Kim Novak knew what she needed for her North Beach dog therapy business to thrive. She just didn’t have the money, and banks had denied her loan applications.
A $50,000-loan for an underwater treadmill designed for dogs was a tough sell without the appropriate financial forms in order, such as a profit and loss statement. That’s when a banker recommended the LiftFund to Novak, and her company’s trajectory changed.
“I just didn’t have what they wanted,” Novak said of the bank’s requirements. “I had good everything, but they wanted better than that.”
LiftFund — a not for profit entity that’s operated in Corpus Christi since 2004 and partnered with the city since 2007 — doesn’t face the same regulations, so help there was attainable, Novak said.
The program works by the fund loaning the principal amount of money and the city pays a portion of the interest to ease the cost to the small business owner. Since 2007, the partnership has produced more than 350 loans worth nearly $6.1 million, according to the group’s news release.
“Their perspective was, ‘How do we make this work, because we know you’re making money even if you don’t have the forms to show it,'” she recalled.
Now, three years later, Novak’s K9CARS is thriving and she joined a bevy of city leaders and fund officials at City Hall on Wednesday to encourage others to apply for the low-interest loans designed to get entrepreneurs started.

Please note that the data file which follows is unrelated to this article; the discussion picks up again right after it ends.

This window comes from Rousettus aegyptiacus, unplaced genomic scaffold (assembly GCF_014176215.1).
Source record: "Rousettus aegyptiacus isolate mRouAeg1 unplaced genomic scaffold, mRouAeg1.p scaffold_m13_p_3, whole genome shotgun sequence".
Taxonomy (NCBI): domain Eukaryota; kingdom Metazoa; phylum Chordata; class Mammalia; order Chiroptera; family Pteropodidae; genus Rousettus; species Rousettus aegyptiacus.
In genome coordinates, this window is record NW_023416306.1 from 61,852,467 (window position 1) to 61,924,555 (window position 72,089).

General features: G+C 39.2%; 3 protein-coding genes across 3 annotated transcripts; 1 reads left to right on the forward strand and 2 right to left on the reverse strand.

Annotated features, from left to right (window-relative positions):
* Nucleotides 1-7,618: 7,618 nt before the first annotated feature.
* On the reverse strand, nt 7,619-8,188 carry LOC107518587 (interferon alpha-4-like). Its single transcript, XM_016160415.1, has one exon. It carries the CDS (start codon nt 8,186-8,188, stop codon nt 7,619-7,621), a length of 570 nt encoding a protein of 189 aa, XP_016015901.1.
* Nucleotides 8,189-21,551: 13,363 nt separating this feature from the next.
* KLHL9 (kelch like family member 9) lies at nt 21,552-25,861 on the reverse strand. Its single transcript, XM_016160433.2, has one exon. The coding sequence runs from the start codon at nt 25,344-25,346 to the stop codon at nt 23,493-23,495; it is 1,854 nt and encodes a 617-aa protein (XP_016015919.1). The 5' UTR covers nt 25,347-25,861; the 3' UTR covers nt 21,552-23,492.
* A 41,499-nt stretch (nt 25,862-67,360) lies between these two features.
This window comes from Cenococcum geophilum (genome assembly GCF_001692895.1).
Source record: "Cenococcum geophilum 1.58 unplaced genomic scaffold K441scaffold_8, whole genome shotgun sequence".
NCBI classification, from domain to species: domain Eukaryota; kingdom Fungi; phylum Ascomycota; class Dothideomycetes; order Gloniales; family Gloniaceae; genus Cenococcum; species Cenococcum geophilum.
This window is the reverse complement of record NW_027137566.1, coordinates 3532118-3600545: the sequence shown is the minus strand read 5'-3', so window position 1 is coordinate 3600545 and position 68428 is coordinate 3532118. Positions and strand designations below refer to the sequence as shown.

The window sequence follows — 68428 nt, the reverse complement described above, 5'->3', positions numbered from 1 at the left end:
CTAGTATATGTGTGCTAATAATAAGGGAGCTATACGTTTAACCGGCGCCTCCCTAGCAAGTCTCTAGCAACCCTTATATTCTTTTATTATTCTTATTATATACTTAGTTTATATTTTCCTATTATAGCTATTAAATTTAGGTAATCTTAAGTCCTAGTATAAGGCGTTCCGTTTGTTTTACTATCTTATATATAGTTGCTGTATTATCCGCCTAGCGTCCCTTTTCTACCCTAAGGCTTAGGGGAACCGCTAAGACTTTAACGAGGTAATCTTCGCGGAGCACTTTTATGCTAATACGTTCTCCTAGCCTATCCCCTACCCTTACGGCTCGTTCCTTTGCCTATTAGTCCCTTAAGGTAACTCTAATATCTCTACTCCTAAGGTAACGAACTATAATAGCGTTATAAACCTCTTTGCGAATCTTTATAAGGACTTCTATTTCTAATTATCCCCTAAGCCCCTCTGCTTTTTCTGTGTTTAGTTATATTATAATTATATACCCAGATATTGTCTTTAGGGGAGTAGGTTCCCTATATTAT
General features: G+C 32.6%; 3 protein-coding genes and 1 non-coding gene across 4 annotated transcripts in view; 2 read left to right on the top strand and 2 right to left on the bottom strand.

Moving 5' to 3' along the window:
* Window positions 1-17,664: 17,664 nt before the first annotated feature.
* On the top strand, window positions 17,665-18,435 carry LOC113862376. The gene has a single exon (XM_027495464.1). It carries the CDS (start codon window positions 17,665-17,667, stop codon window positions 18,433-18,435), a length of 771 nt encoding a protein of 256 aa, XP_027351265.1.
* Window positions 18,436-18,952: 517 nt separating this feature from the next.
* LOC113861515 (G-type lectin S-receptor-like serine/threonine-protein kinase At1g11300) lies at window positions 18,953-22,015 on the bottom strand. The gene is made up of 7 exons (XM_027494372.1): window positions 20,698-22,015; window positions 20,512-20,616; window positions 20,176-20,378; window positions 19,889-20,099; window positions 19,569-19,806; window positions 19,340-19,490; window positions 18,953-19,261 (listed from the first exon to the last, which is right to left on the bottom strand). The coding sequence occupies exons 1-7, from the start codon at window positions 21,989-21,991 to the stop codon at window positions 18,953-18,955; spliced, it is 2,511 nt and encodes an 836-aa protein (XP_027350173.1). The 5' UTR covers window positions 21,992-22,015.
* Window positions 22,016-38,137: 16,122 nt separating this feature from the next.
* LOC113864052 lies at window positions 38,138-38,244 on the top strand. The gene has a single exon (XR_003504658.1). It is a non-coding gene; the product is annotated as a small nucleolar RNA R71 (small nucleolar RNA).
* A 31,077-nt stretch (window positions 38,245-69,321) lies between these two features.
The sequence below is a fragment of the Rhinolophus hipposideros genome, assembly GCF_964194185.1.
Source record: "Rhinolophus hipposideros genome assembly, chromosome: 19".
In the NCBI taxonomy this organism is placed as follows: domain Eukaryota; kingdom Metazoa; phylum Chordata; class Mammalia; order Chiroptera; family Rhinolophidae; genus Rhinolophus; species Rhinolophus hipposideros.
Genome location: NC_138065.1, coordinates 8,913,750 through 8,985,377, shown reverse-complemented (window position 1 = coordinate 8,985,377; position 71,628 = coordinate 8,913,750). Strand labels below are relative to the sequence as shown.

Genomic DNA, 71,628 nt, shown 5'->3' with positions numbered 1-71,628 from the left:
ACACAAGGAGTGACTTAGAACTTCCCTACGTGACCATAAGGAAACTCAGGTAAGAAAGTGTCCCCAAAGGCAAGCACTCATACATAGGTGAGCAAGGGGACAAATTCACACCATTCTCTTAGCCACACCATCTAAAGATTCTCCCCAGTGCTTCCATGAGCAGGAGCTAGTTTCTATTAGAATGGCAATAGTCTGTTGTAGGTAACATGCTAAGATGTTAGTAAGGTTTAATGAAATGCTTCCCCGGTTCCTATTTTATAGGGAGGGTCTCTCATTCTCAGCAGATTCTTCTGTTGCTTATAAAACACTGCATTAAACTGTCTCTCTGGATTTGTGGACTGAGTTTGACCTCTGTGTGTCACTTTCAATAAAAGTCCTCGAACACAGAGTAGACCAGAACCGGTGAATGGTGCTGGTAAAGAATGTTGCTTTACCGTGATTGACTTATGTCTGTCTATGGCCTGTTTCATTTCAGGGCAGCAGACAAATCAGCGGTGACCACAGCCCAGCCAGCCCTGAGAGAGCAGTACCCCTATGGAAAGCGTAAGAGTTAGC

Mayor Nelda Martinez praised several residents Wednesday who now own businesses that got their start under the program. She said it’s a way to quickly spur growth through people who have the right ideas, but lack the ability to fund those visions.
About 96 percent of the loans issued by the agency, which spans 13 states, are repaid, and 100 percent of the recipients are not able to get loans through traditional banks, said Janie Barrera, the president and CEO.
“This is not a handout,” she said. “This is a hand up to help somebody.”
She likened the program to the adage of feeding a man for a day by giving him a fish when one could teach him to fish.
“We help people by the pond where they’ll fish,” Barrera said. “And that’s how we’ll help end the cycle of poverty.”
But the program’s future is uncertain. The city’s contributions are funded by the Type A dedicated sales tax revenue, and the funds are set to expire in September. City officials are grappling with how those funds should be used, but the final decision will likely rest with the voters in November.
During the City Council’s annual retreat Tuesday, some suggested spending the majority of that money on road projects with about 45 percent going to business development. Currently, the majority of the about $7.3 million collected annually goes to business incentives and small business programs.
APPLYING FOR A LOAN
Loans from LiftFund range from $5,000 to $75,000. Interested applicants should contact the agency by August to ensure applications are completed and reviewed before funds become unavailable in September. To learn more, call 361-834-8428 or visit www.liftfund.com